Girl On Top (Part 2) – Getting Away From It All

Sunscreen.  Shorts.  Shades.  I was packing, ready for my imminent trip to Singapore.  The thought of my potentially life-changing operation was a million miles away.

Since being diagnosed with breast cancer a month earlier, my world had shifted slightly, but not completely.  I was still determined to get on with my dream and future plans as best I could.  Quite a few of my friends and close family had discouraged me from making the trip; they felt that I should have the operation as soon as the remainder of my test results came through.  But I was too stubborn.  I didn’t want to throw away the chance of a lifetime in exchange for a waiting game.  It wasn’t as if I was ignorant about the impact that cancer can have though; far from it in fact.

When I was 13, my mother had been diagnosed with breast cancer and, three years later, she died at the age of 45.  My first assumption on first being diagnosed myself, was that it was genetic.

After being referred from my GP to a breast cancer consultant, I didn’t know exactly what to expect.  My first meeting with him and my assigned breast cancer nurse, produced mixed feelings in me: in many ways I was made to feel like a naive, young girl, who didn’t know her body well enough to recognise what a change in it felt like.  To begin with, he asked me where exactly I thought the lump was, which sounded incredulous to me at the time.  After examining my breast, his reaction changed and he immediately recommended a mammogram and ultrasound (which confirmed the lump).  A week later, an ensuing biopsy showed 3 grade cancer cells, which were both aggressive and fast growing.

My surgeon then recommended that I should have a gene test at Guy’s Clinic in London, due to my family history.  The results of this would dictate whether my operation would be a lumpectomy or a double mastectomy.

A lot has been written over the past couple of years about genetic testing, in the wake of Angelina Jolie’s double mastectomy and reconstructive surgery, sparked by her testing positive for the ‘bad gene’ (the BRCA1 and BRCA2 gene).  It is, and will continue to be, a contentious issue, which divides opinion and fuels debate.  However, it was clear to me that, if my test came back positive and I was carrying the gene, a double mastectomy would be my personal choice.  From a purely aesthetic point of view, it was not something that I wanted, but neither did I want to live my life with a virtual clock ticking over my head, reminding me that the return of a tumour could be just one mammogram away.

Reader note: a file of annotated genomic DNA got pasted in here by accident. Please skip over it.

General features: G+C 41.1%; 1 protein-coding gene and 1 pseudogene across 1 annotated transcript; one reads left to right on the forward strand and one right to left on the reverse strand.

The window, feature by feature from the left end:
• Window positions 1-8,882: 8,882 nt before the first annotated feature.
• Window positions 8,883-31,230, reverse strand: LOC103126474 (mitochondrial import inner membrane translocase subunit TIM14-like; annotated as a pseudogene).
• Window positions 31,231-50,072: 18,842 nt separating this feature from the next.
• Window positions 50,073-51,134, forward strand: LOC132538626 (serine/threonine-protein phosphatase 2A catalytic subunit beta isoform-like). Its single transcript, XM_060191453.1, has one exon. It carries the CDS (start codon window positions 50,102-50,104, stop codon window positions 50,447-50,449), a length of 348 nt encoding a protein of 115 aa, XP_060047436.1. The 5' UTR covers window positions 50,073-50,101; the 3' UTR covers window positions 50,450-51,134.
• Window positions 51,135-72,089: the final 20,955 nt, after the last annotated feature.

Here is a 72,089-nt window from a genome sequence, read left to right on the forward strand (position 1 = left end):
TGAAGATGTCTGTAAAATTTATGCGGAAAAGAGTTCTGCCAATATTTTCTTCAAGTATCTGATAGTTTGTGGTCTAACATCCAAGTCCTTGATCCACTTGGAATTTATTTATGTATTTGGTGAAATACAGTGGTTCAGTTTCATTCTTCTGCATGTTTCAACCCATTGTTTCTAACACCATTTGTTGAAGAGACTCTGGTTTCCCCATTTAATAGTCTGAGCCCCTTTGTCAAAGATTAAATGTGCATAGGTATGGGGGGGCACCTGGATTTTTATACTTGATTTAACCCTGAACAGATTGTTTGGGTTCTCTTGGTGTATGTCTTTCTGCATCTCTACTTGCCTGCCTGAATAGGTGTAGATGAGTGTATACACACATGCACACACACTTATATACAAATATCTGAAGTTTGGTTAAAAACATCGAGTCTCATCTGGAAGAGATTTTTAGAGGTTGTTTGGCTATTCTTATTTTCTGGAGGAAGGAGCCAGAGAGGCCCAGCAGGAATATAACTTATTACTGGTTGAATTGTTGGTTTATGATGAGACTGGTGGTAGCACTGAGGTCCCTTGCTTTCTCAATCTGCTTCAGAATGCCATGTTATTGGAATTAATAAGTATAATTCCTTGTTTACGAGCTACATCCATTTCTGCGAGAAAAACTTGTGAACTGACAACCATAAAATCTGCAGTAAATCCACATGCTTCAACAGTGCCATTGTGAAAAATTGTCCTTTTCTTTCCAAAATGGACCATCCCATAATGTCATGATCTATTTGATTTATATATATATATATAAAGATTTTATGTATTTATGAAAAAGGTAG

My trip to Asia was an amazing one and was probably the best thing that could have happened,  given the circumstances.  Not only did I fulfill my career ambitions (if only for a short amount of time), but I also met some truly incredible people there, who will be my friends for life.  One of my besties flew all the way over from the UK to spend time with me, which was a great support, and we travelled to Malaysia together.   Back in Singapore, I realised just how much I had fallen in love with the culture and the people.  The city was stunning and both clean and safe – in short, a total dream to work and live in.  I tried to visit as many places as possible and explore the city and night-life, knowing at the back of my mind that I might not be able to return my dream destination again.